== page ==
Is the Department of Housing ‘cooking the books’ on vacant Council homes? – Ó Broin
Sinn Féin Housing Spokesperson Eoin Ó Broin TD has called on the Minister for Housing Eoghan Murphy to “come clean on the real number of vacant Councils houses returned to use”. The call was made after a PQ reply from the Minister claims that 8,512 Council voids were returned to stock between 2014 and 2017 while a 2016 report by the National Oversight and Audit Commission indicated that there was a total of 4,202 council voids in the system in 2014.
Deputy Ó Broin said:
“The issue of long term vacant Council houses has been a cause of concern for some years. At a time of acute housing need, there has been significant pressure on Councils to ensure that Council properties that become vacant are relet as quickly as possible.
“A number of years ago, it was revealed that there were a large number of long-term vacant houses that Council not be let out because they did not have the money to refurbish them. These units had essentially fallen out of Council stock.
“Additional money has been provided by the Department of Housing since 2014 to bring these units back into active use. Each year, the total number of ‘returned long term voids’ has been included in the Department’s new social housing figures.
“However, a major discrepancy has now emerged in the Governments figures. A 2016 report from the National Oversight and Audit Commission states that there were 4,202 vacant Council houses in 2014. Just over half of these units were vacant for more than one year.
“Yet, in a recent Parliamentary Question Reply, Minister Murphy has claimed that 8,512 long term vacant Council houses have been brought back into use since 2014.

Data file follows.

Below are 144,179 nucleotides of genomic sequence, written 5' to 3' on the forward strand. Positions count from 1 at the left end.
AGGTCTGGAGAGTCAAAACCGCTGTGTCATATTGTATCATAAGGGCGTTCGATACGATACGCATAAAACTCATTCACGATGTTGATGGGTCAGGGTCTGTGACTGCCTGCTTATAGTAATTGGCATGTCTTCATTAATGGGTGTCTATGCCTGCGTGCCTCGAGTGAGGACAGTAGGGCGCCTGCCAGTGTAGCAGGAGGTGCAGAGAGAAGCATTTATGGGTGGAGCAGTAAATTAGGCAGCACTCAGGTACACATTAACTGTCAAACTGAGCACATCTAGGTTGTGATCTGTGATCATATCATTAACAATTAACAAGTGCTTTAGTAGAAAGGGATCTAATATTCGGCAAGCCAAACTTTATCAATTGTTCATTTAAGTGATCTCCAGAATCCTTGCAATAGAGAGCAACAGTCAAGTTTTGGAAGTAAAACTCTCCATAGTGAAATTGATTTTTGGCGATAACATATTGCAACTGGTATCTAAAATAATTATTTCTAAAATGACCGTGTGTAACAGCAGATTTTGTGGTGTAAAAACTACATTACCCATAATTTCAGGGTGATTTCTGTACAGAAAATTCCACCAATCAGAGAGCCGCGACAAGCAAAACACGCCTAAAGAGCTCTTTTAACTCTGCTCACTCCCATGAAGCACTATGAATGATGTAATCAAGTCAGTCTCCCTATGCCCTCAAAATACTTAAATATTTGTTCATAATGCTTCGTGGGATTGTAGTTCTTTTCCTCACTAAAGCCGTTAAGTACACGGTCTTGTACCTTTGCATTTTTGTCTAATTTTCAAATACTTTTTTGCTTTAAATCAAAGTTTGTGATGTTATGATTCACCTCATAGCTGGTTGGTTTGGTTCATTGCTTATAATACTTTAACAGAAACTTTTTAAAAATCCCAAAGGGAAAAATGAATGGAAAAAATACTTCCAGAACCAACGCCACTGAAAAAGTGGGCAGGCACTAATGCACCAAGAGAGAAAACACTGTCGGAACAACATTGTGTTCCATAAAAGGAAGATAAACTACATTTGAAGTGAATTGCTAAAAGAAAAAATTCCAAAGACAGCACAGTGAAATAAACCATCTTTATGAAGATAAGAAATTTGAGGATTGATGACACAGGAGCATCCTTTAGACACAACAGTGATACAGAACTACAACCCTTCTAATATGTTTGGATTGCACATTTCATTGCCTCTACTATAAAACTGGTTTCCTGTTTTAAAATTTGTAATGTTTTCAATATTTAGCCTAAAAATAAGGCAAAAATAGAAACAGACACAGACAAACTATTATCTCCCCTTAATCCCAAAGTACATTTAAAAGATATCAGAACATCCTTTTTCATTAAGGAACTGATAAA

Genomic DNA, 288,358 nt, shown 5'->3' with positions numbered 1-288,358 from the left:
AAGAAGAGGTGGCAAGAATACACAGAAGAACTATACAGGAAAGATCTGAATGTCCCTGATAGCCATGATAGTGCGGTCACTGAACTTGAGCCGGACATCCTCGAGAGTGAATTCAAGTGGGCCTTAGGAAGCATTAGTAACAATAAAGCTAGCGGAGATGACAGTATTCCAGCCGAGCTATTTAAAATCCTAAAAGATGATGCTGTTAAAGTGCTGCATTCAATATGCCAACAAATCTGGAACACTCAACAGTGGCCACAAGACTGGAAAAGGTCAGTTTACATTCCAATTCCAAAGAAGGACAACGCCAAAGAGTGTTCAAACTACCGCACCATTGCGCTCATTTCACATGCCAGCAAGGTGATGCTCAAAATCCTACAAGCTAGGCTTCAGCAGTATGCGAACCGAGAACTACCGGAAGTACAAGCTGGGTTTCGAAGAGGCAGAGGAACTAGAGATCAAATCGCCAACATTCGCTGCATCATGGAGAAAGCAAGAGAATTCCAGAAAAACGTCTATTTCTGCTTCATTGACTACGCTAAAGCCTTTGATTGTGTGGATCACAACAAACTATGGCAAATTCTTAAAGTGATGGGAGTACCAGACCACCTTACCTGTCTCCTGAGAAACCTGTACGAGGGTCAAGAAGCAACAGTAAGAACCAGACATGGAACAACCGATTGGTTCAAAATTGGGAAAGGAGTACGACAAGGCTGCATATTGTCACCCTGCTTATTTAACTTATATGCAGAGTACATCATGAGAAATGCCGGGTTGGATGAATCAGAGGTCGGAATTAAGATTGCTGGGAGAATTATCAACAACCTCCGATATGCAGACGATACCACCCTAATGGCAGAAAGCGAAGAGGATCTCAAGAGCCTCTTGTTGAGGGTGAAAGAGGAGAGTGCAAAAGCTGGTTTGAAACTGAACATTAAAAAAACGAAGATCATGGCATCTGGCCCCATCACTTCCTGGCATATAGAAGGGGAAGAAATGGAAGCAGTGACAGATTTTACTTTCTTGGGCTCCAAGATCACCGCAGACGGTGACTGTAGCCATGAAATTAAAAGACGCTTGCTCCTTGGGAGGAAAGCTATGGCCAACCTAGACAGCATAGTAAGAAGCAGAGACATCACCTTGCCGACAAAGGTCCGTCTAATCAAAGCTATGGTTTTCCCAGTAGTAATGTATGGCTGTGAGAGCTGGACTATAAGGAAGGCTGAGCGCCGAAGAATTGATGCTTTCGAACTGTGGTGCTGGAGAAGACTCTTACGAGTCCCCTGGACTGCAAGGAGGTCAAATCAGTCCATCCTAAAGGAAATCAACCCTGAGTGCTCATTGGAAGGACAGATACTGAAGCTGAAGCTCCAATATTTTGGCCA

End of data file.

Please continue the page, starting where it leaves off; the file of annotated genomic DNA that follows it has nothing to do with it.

“This is not just a question of numbers. The Government is including these figures in their annual social housing output figures. However, it appears that either the Councils underreported the real level of long term vacancy when reporting to NOAC for the 2016 report or that the Department of Housing are not only including Council units that have been brought back into use after a long period of vacancy but also those that are just being relet from one tenant to another.
“No matter what the explanation is, this looks suspiciously like a case of cooking the books to make the figures look better. I have raised the matter directly with the Minister for Housing and strongly feel that he needs to come clean on the real number of vacant Councils houses returned to use.
“The Government appears to have a problem with housing figures. To date, they have been called out on figures for new builds, affordable housing and homelessness. Now, it appears that they have a problem with vacant Council units too.”
Note to editor: Please see the PQ in question and a link to
the NOAC report below:
For Written Answer on : 07/11/2017
Question Number(s): 1358 Question Reference(s): 47024/17
Department: Housing, Planning and Local Government______________________________________________
To ask the Minister for Housing; Planning and Local Government the number of long term social housing voids returned to stock by each local authority in each of the years 2014 to 2016 and to date in 2017; and the funding allocated to each local authority in each year to restore these units to use, in tabular form.
The Voids Programme, introduced in 2014 by my Department, provides additional support to local authorities in preparing vacant units for reletting. This funding is available as an additional support over and above what local authorities provide themselves towards such work.
There were 2,326, 2,696 and 2,090 vacant social homes brought back into productive use in 2014, 2015 and 2016, respectively, with funding assistance from my Department. The latest information for 2017 indicates that nearly 850 units have been completed and I anticipate that this figure will reach over 1,400 by year-end.
Local authorities are continuing to undertake works under the programme in 2017 and submit claims for funding on an on-going basis, as works are completed. As such, my Department does not yet have complete figures for the average costs of units retrofitted this year.